NSSL helps Phoenix power company brace for sand storms

An NSSL algorithm developed in collaboration with Arizona’s Salt River Project (SRP) alerts the power company of the potential for a dust storm called a haboob.  A haboob is a wall of dust that is pushed out along the ground from a thunderstorm downdraft at high speeds.

The Haboob Algorithm runs on NSSL’s Multi-Radar Multi-Sensor system at SRP, and automatically monitors the radar for thunderstorms reaching thresholds that could result in outflows producing strong surface winds and blowing dust.   When thresholds are reached, SRP operational personnel receive an alert to prepare for the impact of wind loading on SRP power poles and substations.

The SRP was alerted two hours in advance of the haboob that struck Phoenix, Ariz. on July 5.  This storm travelled at least 150 miles with wind gusts more than 60 mph and a leading edge almost 100 miles long.  An estimated 10,000 people lost power.

On Monday, July 18 the Haboob Algorithm gave the power company 45 minutes advance notice to prepare for the impact of the storm in Phoenix.

The Salt River Project has a reputation for innovative use of radar and weather information in their daily operations towards highly efficient electrical energy production and transmission.

SRP is two entities: the Salt River Project Agricultural Improvement and Power District, a political subdivision of the state of Arizona; and the Salt River Valley Water Users’ Association, a private corporation.

The District provides electricity to about 920,000 retail customers in the greater Phoenix metropolitan area and the Association delivers nearly 1 million acre-feet of water annually to a service area in central Arizona.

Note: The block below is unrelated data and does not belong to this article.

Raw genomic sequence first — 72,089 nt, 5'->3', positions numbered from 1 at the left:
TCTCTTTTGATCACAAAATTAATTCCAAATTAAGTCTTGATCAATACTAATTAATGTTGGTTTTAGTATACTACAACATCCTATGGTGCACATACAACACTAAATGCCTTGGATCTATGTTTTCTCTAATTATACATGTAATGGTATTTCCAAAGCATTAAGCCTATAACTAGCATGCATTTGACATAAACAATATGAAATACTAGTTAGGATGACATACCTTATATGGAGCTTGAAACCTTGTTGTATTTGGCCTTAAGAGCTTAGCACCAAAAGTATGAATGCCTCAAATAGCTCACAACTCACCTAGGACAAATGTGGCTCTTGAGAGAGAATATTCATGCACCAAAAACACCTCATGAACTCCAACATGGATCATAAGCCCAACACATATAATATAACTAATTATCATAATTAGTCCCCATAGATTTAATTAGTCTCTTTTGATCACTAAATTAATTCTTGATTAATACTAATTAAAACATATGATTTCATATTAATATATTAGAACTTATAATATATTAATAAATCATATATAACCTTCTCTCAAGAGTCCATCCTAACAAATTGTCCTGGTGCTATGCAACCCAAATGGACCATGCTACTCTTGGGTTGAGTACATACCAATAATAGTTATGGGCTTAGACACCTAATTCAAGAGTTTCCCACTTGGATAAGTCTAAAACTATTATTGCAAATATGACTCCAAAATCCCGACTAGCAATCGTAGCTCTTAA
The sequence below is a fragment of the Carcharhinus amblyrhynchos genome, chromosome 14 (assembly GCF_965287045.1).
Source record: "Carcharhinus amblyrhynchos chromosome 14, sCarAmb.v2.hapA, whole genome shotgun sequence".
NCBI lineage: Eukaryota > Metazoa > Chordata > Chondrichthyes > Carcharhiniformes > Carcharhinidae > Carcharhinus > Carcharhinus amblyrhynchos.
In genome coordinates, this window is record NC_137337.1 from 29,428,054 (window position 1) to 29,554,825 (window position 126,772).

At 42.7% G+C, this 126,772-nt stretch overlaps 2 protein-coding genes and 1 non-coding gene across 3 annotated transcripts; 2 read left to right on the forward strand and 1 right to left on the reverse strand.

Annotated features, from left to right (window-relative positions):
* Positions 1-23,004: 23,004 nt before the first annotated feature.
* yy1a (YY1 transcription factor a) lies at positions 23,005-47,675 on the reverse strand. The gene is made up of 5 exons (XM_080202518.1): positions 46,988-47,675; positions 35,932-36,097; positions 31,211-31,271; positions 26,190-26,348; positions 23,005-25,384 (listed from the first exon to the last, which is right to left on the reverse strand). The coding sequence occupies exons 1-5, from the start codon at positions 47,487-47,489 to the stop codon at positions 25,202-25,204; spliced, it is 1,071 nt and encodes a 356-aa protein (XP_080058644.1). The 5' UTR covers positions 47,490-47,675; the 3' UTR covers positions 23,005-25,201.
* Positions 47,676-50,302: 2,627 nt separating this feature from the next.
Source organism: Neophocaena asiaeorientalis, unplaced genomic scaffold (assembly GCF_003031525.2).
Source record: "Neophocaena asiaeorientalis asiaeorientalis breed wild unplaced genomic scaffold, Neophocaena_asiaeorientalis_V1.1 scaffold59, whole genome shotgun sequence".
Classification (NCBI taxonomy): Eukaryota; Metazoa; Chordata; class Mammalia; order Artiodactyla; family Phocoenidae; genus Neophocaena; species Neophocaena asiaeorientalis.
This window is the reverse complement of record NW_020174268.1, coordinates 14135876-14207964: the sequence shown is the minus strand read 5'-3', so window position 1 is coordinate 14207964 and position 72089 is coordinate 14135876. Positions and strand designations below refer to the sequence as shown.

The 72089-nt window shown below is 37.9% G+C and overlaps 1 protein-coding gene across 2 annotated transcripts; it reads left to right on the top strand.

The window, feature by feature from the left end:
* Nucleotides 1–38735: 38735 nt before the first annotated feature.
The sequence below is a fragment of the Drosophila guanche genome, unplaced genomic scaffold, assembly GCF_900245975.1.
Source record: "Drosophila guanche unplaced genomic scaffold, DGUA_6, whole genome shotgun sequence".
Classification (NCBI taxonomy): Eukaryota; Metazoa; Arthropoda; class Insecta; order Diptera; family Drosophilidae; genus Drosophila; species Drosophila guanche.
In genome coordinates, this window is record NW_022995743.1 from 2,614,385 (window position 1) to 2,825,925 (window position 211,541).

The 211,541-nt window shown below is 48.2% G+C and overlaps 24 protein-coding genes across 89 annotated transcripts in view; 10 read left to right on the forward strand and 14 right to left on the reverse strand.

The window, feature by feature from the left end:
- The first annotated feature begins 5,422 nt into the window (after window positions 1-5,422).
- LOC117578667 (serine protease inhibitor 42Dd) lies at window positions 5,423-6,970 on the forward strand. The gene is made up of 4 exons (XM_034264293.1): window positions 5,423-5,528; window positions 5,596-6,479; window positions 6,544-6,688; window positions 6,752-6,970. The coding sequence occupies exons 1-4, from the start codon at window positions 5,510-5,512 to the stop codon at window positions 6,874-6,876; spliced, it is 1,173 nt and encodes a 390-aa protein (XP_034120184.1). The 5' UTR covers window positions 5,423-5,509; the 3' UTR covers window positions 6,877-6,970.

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NSSL’s mobile radar being used to help understand dust storms

NSSL's mobile radar prepares to scan a thunderstorm in the desert near Phoenix, Ariz.

NSSL’s dual-polarized mobile Doppler radar team coordinated operations with the Phoenix National Weather Service (NWS) Forecast Office and the NWS Radar Operations Center during dust storm events during July and August.  Their mission was to collect data on the vertical extent of the dust to compare with the Phoenix NWS radar data, recently upgraded with dual-polarization technology.

To date, data has been collected on seven dust storms, with four of them being considered as “major.”

NWS forecasters observed a mysterious shadow in the radar data during the dust storm on July 19, 2011.  They also re-examined dual-polarized radar data from the large dust storm on July 5, 2011.  During that event, the shadows were more pronounced, and along and slightly behind the leading edge of the dust storm.

NWS forecasters hope combining both data sets will reveal some clues about their existence.

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